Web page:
06:06 GMT25 November 2020
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    University of British Columbia (UBC) astronomy doctoral student Michelle Kunimoto has discovered 17 new exoplanets outside the solar system by analyzing data from NASA’s Kepler mission, which was completed in 2018.

    Since its 2009 launch, astronomers using the Kepler orbital observatory have found scientific confirmation of the existence of exoplanets - including the possibly Earth-like Kepler-452b - in other regions of our galaxy.

    According to NASA’s website, the “Kepler Mission is specifically designed to survey our region of the Milky Way galaxy to discover hundreds of Earth-size and smaller planets in or near the habitable zone and determine the fraction of the hundreds of billions of stars in our galaxy that might have such planets.”

    Kunimoto’s findings were published in The Astronomical Journal on February 25. 

    “Our search returned 17 planet candidates (PCs) in addition to thousands of known Kepler Objects of Interest (KOIs), with a 98.8% recovery rate of already confirmed planets,” the study’s abstract explains, also noting that it identified one special planet, KIC-7340288 b. 

    What sets this planet apart from others is that it is both rocky and in the habitable zone. Rocky planets are composed mostly of silicate rocks or metals and are the ones that are closest to the sun within the solar system. According to Britannica.com, the habitable zone is the “orbital region around a star in which an Earth-like planet can possess liquid water on its surface and possibly support life.”

    "This planet is about a thousand light-years away, so we're not getting there anytime soon!" Kunimoto told Phys.org, referring to KIC-7340288 b.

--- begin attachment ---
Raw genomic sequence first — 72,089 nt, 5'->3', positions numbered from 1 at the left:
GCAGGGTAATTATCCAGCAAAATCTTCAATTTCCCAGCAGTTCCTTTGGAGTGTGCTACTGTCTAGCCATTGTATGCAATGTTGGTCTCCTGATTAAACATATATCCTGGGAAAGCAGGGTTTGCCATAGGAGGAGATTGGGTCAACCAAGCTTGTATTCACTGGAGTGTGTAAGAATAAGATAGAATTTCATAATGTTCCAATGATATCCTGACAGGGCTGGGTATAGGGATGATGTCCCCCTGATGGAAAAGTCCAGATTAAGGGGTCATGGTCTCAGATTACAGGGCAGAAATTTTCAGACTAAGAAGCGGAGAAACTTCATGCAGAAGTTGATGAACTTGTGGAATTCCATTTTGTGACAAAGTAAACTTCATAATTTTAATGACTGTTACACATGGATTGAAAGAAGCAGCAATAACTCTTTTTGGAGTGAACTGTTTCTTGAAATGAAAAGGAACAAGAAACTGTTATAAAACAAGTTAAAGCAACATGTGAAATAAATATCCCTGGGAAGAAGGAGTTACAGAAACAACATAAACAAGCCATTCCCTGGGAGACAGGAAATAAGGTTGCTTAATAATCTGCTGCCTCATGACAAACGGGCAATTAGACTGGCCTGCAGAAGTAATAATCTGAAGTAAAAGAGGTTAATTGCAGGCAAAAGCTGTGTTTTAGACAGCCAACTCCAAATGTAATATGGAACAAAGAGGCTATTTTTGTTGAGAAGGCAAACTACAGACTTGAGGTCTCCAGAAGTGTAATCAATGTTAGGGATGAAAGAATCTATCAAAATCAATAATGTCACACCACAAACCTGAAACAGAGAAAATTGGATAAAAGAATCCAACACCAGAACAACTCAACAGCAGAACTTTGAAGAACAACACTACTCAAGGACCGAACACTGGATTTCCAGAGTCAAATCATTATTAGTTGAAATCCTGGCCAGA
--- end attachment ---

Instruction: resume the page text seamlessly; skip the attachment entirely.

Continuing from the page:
“But this is a really exciting find, since there have only been 15 small, confirmed planets in the Habitable Zone found in Kepler data so far,” she added.

    The findings also revealed that KIC-7340288 b has a year that is 142.5 Earth days long and is orbiting its star at a distance of 0.444 astronomical units, which is only slightly bigger than Mercury’s orbit. One astronomical unit is equal to 149.6 million kilometers and is approximately the distance from the Earth’s center to the sun’s center.

    Out of the 16 other new planets discovered, the smallest one is only two-thirds the size of Earth and is one of the smallest planets discovered by the Kepler telescope to date. The remaining planets are around eight times the size of Earth.

    Kunimoto told Phys.org that she uses the “transit method” to discover planets.

    "Every time a planet passes in front of a star, it blocks a portion of that star's light and causes a temporary decrease in the star's brightness. By finding these dips, known as transits, you can start to piece together information about the planet, such as its size and how long it takes to orbit,” Kunimoto said.

    Kunimoto also worked with UBC alumnus Henry Ngo to get images of some of the stars being orbited by the new planets using the Near Infrared Imager and Spectrometer (NIRI) on the Gemini North 8-meter telescope in Hawaii.

    "I took images of the stars as if from space, using adaptive optics. I was able to tell if there was a star nearby that could have affected Kepler's measurements, such as being the cause of the dip itself,” Kunimoto told Phys.org.

    Kunimoto also revealed that she plans to use the transit method to determine how many known Kepler planets are Earth-like.

    "We'll be estimating how many planets are expected for stars with different temperatures," Jaymie Matthews, Kunimoto's PhD supervisor and a UBC professor, told Phys.org. "A particularly important result will be finding a terrestrial Habitable Zone planet occurrence rate. How many Earth-like planets are there? Stay tuned."


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